The HUD is clean and minimal, accentuating the arcade style instead of crowding the screen with information. To the left is an airspeed indicator, with a small tactical map below it. An ammo counter sits bottom right. Switching weapons or wingman support options pops up a box with choices on the right hand side. It's all very clean and efficient, letting me concentrate on whatever's heading for my face at Mach 2.0.
I swoop under a high bridge, echoes of Peppy Hare in my mind as I 'do a barrel roll'. It's almost ruined by me clipping the underside of the structure, but I manage to style it out and save the paint job on my fighter by diving wildly towards the desert floor. I'm no natural pilot. It doesn't take long to get the hang of, though, and soon I'm booming confidently around the valley, pausing only briefly to crater a settlement of truckers during an overenthusiastic fly-by.
A point of interest flicks up in front of me now, in convincing military green, indicating by direction and distance a group of buildings which need checking out. I open up the throttle and blaze across the dry desert surrounding the base, ogling the well mapped mesas and populated river valleys which gouge the landscape. They're still buildings, it turns out, so I move on to the next POI, a convoy of covered trucks. Friendlies, comes the conclusion. Another set of huts comes under my scrutiny. No trouble here.
Then the fourth waypoint pops up. "Suspicious convoy". Gives it away a bit, really.
Two choppers pop up to assist in my investigations, pulling up in front of the convoy to challenge them. Incredibly, they're not in the mood to discuss military protocol, downing one of the Apaches with and RPG. Weapons hot, cleared to engage says the serious man at the end of the radio. He calls me Gunslinger. I'm slightly overcome with gung-ho bravado.
My F-16 is armed with three different weapon types. Precision missiles, dumb rocket-pods and a last-ditch auto-cannon. Firing a precision missile puts the plane into autopilot, switching the camera to a targeting system. These aren't homing missiles, so I need to point before I shoot, but the detachment from the planes navigational systems means that I can aim without stacking myself into the lead vehicle or the nearest hillside.
Launching a missile superimposes a blue wireframe pyramid onto the field of view, dropping away towards the missile's target. Holding the fire button switches the camera to a missile-head view, following the missile's path to its target in a satisfactorily Schadenfreude-laden manner.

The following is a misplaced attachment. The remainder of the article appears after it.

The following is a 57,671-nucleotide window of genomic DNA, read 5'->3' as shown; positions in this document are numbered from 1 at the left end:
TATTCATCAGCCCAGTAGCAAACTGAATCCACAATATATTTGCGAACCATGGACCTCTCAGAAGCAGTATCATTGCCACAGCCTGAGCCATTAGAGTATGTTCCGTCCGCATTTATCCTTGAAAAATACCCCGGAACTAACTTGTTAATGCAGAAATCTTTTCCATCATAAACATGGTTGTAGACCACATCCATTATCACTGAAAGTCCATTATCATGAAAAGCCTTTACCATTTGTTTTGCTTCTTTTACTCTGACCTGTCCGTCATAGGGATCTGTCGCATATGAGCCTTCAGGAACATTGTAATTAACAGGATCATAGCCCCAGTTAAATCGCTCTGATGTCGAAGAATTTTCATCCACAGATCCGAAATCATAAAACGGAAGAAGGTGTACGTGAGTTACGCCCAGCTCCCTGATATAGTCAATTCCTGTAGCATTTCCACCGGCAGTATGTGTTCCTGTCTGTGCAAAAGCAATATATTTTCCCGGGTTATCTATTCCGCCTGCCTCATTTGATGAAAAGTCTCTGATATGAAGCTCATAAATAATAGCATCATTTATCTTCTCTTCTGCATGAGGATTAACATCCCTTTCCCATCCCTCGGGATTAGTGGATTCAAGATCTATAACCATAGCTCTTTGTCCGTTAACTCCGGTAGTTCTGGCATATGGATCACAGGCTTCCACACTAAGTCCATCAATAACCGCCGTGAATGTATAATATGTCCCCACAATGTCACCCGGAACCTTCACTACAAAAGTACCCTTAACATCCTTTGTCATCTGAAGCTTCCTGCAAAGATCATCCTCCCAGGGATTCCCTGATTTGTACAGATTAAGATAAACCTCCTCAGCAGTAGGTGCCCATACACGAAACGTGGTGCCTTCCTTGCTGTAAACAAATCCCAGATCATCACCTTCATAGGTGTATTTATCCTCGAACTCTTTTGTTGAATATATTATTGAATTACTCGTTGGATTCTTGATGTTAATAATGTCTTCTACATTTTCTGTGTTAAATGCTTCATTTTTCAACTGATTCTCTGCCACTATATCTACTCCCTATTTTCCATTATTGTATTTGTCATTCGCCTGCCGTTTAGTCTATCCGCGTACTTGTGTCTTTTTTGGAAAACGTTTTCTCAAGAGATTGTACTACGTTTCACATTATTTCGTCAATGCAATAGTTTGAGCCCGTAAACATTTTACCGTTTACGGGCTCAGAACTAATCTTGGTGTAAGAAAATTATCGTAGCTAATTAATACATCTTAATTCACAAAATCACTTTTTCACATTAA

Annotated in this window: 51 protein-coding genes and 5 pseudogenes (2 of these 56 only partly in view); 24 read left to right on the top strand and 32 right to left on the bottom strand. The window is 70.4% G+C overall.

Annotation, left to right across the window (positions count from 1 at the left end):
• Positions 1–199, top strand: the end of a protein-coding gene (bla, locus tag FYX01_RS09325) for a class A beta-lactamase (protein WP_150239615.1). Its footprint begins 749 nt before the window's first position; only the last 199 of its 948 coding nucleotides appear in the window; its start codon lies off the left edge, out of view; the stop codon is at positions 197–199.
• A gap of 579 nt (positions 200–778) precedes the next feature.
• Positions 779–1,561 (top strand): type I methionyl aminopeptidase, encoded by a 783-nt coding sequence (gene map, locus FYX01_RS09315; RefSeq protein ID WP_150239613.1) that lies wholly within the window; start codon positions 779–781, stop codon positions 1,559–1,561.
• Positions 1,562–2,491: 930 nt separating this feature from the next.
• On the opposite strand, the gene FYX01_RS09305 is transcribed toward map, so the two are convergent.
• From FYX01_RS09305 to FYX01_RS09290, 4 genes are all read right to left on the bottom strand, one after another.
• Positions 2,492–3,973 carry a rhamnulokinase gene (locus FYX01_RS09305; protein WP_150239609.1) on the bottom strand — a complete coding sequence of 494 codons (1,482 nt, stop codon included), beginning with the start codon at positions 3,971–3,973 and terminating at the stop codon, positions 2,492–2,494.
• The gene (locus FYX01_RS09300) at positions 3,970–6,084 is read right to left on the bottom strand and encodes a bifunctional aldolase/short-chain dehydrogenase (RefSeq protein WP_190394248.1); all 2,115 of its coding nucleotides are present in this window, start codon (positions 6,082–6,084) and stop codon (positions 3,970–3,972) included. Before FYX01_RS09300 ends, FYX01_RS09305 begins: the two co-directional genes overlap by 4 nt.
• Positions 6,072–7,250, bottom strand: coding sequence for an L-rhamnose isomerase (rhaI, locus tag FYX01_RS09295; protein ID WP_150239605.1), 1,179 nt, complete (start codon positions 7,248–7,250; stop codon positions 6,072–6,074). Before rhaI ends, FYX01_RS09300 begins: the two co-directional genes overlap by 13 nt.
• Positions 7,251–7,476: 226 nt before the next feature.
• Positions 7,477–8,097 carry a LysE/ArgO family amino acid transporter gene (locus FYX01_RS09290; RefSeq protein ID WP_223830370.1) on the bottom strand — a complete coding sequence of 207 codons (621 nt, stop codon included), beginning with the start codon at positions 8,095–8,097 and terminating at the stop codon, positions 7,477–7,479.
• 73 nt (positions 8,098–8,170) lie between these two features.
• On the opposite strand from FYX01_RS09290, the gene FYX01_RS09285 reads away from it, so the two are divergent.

Audio-feedback leaves me in no doubt about the effectiveness of my fire, military metaphor abandoned in favour of a simple "target destroyed". Boom.
Swooping back for another pass, I decide to try out the rockets. They're a more basic affair, their rapid-fire nature compensating for their imprecision. They're still pretty useful, mind - another group of vehicles evaporates under an umbrella of flame.
As they do so, XP totals flash up on my HUD. These point totals add up toward various weapon and plane unlocks, broadening the experience. It's something the studio is keen to focus on, talking up the arcade challenge modes which will allow players to go back and complete missions in different ways, using different planes specialised for different roles.
The second mission we're handed deals with the Russian faction - closing in around a group of surrounded separatists to strike a final blow. A group of cargo planes have been spotted heading towards the combat area, and it's my squadron's job to head over and check them out. We're rolling pretty deep, in a wing of around 16 planes, and it's the first time I have some wingmen. They're AI controlled at the moment, but Douglas makes it clear this won't always be the case.
Every mission in the game, including the Arcade Challenges, can be played in local or online co-op, with up to four players. Finally, I can make my friends refer to me as 'squadron leader'.
I approach the enemy formation, a Ubisoft developer joining me at 20,000 feet. "Maybe it will all end peacefully," he says. "Maybe we'll all go home happy." I can't imagine Tom Clancy would be happy with that, even if he has sold his name to Ubisoft.